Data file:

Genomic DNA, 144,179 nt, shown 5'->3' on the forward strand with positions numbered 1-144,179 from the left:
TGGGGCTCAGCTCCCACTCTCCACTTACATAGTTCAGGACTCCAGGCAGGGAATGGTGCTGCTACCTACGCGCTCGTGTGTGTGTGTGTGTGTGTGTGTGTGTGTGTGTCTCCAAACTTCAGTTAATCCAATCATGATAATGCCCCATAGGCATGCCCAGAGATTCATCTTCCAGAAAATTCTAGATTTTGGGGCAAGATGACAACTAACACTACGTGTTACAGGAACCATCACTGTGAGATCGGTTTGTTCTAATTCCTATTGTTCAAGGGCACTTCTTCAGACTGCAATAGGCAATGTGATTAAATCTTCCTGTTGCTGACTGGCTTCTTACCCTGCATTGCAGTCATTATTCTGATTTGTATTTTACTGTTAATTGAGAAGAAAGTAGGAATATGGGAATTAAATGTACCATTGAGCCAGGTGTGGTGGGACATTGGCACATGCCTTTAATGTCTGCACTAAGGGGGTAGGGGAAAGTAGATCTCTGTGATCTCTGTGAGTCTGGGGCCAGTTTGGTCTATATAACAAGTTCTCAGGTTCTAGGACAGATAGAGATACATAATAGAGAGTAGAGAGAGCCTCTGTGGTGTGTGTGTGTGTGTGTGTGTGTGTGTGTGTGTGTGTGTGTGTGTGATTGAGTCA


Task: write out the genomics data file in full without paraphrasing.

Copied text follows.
Genomic DNA, 144,179 nt, shown 5'->3' on the forward strand with positions numbered 1-144,179 from the left:
TGGGGCTCAGCTCCCACTCTCCACTTACATAGTTCAGGACTCCAGGCAGGGAATGGTGCTGCTACCTACGCGCTCGTGTGTGTGTGTGTGTGTGTGTGTGTGTGTGTGTCTCCAAACTTCAGTTAATCCAATCATGATAATGCCCCATAGGCATGCCCAGAGATTCATCTTCCAGAAAATTCTAGATTTTGGGGCAAGATGACAACTAACACTACGTGTTACAGGAACCATCACTGTGAGATCGGTTTGTTCTAATTCCTATTGTTCAAGGGCACTTCTTCAGACTGCAATAGGCAATGTGATTAAATCTTCCTGTTGCTGACTGGCTTCTTACCCTGCATTGCAGTCATTATTCTGATTTGTATTTTACTGTTAATTGAGAAGAAAGTAGGAATATGGGAATTAAATGTACCATTGAGCCAGGTGTGGTGGGACATTGGCACATGCCTTTAATGTCTGCACTAAGGGGGTAGGGGAAAGTAGATCTCTGTGATCTCTGTGAGTCTGGGGCCAGTTTGGTCTATATAACAAGTTCTCAGGTTCTAGGACAGATAGAGATACATAATAGAGAGTAGAGAGAGCCTCTGTGGTGTGTGTGTGTGTGTGTGTGTGTGTGTGTGTGTGTGTGTGTGTGTGATTGAGTCA